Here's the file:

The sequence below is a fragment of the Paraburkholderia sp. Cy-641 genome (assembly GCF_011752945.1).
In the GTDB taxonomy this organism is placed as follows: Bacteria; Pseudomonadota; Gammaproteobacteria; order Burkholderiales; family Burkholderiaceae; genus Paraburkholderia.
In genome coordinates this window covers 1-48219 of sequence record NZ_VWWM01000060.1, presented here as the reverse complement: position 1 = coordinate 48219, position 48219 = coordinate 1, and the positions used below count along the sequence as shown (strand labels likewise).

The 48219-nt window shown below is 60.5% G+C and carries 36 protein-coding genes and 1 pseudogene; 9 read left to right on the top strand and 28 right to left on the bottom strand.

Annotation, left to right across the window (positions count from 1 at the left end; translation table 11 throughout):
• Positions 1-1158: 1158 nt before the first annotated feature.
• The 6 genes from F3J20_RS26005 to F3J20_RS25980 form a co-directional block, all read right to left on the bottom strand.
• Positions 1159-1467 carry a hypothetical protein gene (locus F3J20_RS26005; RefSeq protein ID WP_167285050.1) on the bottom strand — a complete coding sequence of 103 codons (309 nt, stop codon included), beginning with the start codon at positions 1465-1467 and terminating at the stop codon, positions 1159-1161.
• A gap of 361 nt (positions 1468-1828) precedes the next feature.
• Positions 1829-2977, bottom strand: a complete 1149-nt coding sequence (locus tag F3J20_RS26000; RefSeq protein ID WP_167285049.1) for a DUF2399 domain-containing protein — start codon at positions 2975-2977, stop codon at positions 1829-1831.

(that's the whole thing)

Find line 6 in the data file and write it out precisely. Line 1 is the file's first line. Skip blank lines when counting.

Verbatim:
• Positions 1-1158: 1158 nt before the first annotated feature.